The debate between EchoStar and broadcasters continues as the proceeding to determine TV field strength methodology draws to a close.
In dispute are the procedures for making field strength measurements for determining whether a house receives network digital off-air programming from a television, as defined by Congress in the Satellite Home Viewer Extension and Reauthorization Act (SHVERA). The major arguments have been thoroughly discussed in previous RF Report and RF Technology columns starting with comments filed in the FCC's Notice of Inquiry.
Not surprisingly, EchoStar opposed many of the comments NAB, MSTV and network affiliates filed in the proceeding, (see RF Report for Aug. 17, 2006
for details on broadcasters' comments). EchoStar said that broadcasters are incorrect in stating that dipoles are more expensive than gain antennas, since the broadcasters were comparing a calibrated NIST-traceable dipole with gain antennas that do not have NIST-traceable calibration.
EchoStar said that the FCC should not modify testing procedures to conform to DTV planning factors, when the DTV marketplace doesn't match those planning factors.
Further, according to EchoStar, "This would be a recipe for unrealistic determinations as to whether consumers can receive an adequate over-the-air digital picture. Rather, the Commission should ensure that the testing procedures more closely reflect the DTV marketplace so that subscribers who cannot receive an adequate over-the-air network signal can receive a distant network signal as Congress intended." EchoStar said that dipole antennas more closely resemble the characteristics of indoor antennas.
EchoStar argued for flexibility in the choice of field strength measuring instruments and said the "Best Practices" offered by the broadcasters "should not be adopted by the Commission in any form because they are likely to confuse and are unduly cumbersome."
EchoStar discounted the value of the MSTV spreadsheet for field measurement calculations, saying it "should not receive any Commission imprimatur without prior examination and opportunity for comment."
EchoStar joined DirecTV and the CEA in supporting an option to use a predictive model for qualifying subscribers, but said the existing Individual Location Longley-Rice predictive model should not be used "without significant modification." EchoStar disagreed with comments from DirecTV supporting use of the American Radio Relay League to arbitrate disputes over tester qualifications. EchoStar said that, although in principle this was a sound idea, there was concern that such a dispute resolution mechanism could potentially slow things down and could further exacerbate problems hampering the waiver and testing processes.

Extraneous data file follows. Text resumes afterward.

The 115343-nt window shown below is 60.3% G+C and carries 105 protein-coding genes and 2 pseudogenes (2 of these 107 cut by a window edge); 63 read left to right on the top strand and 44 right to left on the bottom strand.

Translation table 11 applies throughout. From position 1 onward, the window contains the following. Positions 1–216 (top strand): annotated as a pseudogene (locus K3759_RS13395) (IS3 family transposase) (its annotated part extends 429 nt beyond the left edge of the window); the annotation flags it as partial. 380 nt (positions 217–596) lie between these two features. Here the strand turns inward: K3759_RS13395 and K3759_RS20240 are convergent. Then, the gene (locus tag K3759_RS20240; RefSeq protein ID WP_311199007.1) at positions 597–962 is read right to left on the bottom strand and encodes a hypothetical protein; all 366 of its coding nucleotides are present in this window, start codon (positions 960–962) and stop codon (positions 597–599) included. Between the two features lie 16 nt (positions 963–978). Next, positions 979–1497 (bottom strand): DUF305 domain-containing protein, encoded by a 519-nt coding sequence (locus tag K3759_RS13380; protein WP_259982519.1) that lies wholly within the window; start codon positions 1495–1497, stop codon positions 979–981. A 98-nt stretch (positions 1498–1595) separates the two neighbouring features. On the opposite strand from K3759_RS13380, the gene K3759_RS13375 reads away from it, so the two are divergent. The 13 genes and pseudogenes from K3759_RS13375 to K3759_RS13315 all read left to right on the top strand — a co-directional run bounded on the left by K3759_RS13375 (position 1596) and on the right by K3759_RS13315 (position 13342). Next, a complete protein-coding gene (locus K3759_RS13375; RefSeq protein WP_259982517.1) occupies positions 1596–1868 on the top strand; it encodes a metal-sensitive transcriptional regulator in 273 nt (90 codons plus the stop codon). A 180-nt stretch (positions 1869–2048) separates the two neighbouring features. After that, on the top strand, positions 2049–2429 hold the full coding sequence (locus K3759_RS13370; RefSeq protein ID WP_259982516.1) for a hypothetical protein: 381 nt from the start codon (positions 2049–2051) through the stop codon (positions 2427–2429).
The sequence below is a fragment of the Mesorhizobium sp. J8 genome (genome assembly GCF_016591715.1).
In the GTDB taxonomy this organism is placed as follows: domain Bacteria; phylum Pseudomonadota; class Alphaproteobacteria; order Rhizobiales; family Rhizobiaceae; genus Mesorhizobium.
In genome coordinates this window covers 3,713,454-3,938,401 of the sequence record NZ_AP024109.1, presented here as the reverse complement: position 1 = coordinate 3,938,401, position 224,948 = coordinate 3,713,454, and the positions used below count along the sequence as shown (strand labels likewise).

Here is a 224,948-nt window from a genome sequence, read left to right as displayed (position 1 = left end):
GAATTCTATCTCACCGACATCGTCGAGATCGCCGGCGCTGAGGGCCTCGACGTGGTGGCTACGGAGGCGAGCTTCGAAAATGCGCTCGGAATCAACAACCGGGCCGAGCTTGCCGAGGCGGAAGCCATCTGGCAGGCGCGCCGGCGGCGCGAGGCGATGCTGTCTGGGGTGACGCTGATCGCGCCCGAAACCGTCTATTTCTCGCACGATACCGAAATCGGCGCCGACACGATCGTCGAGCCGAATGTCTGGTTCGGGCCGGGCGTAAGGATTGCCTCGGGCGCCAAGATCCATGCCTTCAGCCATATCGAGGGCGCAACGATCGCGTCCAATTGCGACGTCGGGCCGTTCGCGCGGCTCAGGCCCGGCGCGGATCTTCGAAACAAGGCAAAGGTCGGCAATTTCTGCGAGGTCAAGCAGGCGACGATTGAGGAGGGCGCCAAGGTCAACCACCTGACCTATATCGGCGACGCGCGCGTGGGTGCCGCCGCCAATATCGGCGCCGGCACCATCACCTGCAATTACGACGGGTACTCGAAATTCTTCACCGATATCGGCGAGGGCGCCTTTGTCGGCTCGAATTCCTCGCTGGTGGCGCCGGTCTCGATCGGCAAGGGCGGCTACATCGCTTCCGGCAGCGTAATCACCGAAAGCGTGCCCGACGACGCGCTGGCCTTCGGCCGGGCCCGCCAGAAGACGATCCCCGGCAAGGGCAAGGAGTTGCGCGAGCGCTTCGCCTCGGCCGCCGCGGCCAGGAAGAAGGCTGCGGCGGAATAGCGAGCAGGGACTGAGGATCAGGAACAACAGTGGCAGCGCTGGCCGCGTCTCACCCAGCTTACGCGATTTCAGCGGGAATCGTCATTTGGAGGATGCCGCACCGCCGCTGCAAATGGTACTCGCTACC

EchoStar continued its efforts to have the FCC set a higher signal strength requirement for SHVERA field measurements than those predicted using F (50, 90) statistics, since, the company argued, field measurements represented the median value (50 percent of the locations 50 percent of the time) instead of the 90 percent time variability used in DTV signal strength predictions.
In their reply comments
to the commission, NAB and MSTV, along with the ABC, CBS, Fox and NBC affiliate associations, stated their opposition to EchoStar's plans to use its own employee-installers to perform signal testing.
"The Commission should be careful not to endorse or in any way appear to 'bless' EchoStar's proposal for ex parte
testing using procedures of EchoStar's devising," the groups warned. They also said that there was no reason for the FCC to endorse a procedure that had no legal significance, did not have to comply with rules for ensuring accurate results and might be performed by unqualified and biased testing personnel.
The broadcasters said the FCC has already rejected EchoStar's proposal to modify the minimum digital signal levels specified so that more households will be considered "unserved." NAB said the latest version of EchoStar's proposal reflected a misunderstanding about FCC methodology for determining analog and digital TV signal levels. The organization also said Congress required that the FCC continue to use signal strengths already specified in official documents.
NAB and the broadcasters also opposed the request from EchoStar to "allow testers to choose locations different for digital signals than those specified in the Commission's long-standing rules for site testing of analog signals." The groups said, "Given the potential for gamesmanship in the testing process, and the fact that a broadcaster may not always be able to have an observer present to prevent such abuses, the Commission should decline EchoStar's invitation."
The broadcasters also reject altering test procedures to account for "alleged shortcomings in receiver performance." They said the commission's test results reflect a worst-case scenario and in any event, since EchoStar itself provides set-top boxes to its customers, it can "readily ensure that the over-the-air digital receivers in its boxes are of good quality."
As I noted in one of my earlier reports on this debate, even if you disagree with the comments, the engineering exhibits attached to them provide worthwhile insight on terrestrial DTV reception and are worth reading. You can access all comments and exhibits filed in the Notice of Proposed Rulemaking proceeding by visiting the FCC Search for Filed Comments Web page
and entering the numbers "06-94" in the first box, which is labeled "Proceeding".